- Cognitive hypnotherapy
Cognitive hypnotherapy incorporates hypnosis to help ‘update’ the subconscious in line with the conscious and its understanding of reality. On this page, we will explore cognitive hypnotherapy in more detail. We'll explore the benefits of cognitive hypnotherapy and what to expect in a session.
What is cognitive hypnotherapy?
Cognitive hypnotherapy is used to positively influence emotional, behavioural, cognitive and symptomatic change. This branch of hypnosis is different from traditional schools of hypnotherapy. This technique draws influence from a range of theories and combines them so that they fall in line with the client’s personal goals, values and needs. The theories involved include:
- positive psychology
- evolutionary psychology
- neuro-linguistic programming (NLP)
It's this combination and influence of a range of techniques and disciplines that have helped professionals to create such a personal, tailored approach with the client - avoiding the one size fits all approach.
Cognitive hypnotherapy is based on three key principles.
Trance is something we do every day, without realising. Traditional hypnotherapy focuses on the therapist ‘guiding you into a trance-like state’. Cognitive hypnotherapy believes hypnotic states to be a naturally occurring state of mind. For example, when you daydream during that meeting or getting lost in your thoughts while driving.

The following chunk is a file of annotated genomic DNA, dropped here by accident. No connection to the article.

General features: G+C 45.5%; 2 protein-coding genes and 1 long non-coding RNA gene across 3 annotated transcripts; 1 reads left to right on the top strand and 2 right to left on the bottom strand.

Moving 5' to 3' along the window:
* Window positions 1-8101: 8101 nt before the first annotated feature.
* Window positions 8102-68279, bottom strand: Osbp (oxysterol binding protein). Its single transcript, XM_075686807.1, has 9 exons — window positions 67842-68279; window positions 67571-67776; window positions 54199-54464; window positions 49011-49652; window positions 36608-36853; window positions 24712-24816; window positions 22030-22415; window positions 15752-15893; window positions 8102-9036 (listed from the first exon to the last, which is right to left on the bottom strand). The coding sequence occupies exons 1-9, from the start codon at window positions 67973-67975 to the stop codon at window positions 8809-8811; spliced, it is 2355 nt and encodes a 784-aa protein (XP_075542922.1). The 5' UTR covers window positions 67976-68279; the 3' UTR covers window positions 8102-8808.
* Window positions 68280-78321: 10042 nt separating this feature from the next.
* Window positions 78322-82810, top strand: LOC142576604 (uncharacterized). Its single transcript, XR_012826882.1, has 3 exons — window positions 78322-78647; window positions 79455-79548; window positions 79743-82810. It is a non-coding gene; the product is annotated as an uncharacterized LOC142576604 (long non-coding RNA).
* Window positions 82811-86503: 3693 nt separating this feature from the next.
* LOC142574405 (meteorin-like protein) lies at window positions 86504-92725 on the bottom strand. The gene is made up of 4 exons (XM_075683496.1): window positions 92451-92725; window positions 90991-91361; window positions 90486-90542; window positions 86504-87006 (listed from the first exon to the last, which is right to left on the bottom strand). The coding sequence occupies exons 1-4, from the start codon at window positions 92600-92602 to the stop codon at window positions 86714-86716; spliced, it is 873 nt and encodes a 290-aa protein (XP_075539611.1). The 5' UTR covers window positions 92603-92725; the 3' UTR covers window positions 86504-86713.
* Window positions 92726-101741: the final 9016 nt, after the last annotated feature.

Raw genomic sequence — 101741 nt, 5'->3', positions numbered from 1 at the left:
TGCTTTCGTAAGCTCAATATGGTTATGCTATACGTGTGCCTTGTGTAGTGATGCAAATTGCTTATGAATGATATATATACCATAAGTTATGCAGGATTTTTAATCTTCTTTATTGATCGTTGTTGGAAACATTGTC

All behaviour has a positive intention. While any behaviour when ‘under trance’ has the intention to fulfil a positive purpose, not all behavioural choices will be good. For example, when an individual has a fear of flying, the fear aims to keep them on the ground, away from the threat of the plane. They may know that flying is no more dangerous than the car they drive, but the fear is there nonetheless. While this fear is there to protect, it is, in fact, a hindrance to this person’s life. Cognitive hypnotherapy aims to ‘update the subconscious’ with the conscious mind and its understanding of reality.